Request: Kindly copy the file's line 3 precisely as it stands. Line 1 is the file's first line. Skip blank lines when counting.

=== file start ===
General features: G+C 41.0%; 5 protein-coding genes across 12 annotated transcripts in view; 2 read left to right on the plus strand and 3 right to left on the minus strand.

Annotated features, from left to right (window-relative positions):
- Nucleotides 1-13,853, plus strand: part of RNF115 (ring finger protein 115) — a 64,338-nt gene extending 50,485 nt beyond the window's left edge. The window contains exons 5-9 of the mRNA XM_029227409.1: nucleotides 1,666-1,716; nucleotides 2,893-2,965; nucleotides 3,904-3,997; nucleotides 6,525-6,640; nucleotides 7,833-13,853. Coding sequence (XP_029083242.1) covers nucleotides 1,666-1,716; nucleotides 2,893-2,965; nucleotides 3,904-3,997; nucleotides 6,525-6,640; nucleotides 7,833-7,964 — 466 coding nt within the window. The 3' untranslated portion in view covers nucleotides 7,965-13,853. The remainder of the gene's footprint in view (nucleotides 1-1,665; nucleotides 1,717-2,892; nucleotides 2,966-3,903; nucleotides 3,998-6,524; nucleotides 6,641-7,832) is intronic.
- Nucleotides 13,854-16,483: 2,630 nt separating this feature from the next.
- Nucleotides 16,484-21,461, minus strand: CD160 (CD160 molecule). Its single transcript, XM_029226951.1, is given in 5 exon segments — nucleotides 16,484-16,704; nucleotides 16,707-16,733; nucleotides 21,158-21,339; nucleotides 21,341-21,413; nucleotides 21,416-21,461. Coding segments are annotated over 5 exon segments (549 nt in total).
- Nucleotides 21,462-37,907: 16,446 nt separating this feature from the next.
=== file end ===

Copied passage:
- Nucleotides 1-13,853, plus strand: part of RNF115 (ring finger protein 115) — a 64,338-nt gene extending 50,485 nt beyond the window's left edge. The window contains exons 5-9 of the mRNA XM_029227409.1: nucleotides 1,666-1,716; nucleotides 2,893-2,965; nucleotides 3,904-3,997; nucleotides 6,525-6,640; nucleotides 7,833-13,853. Coding sequence (XP_029083242.1) covers nucleotides 1,666-1,716; nucleotides 2,893-2,965; nucleotides 3,904-3,997; nucleotides 6,525-6,640; nucleotides 7,833-7,964 — 466 coding nt within the window. The 3' untranslated portion in view covers nucleotides 7,965-13,853. The remainder of the gene's footprint in view (nucleotides 1-1,665; nucleotides 1,717-2,892; nucleotides 2,966-3,903; nucleotides 3,998-6,524; nucleotides 6,641-7,832) is intronic.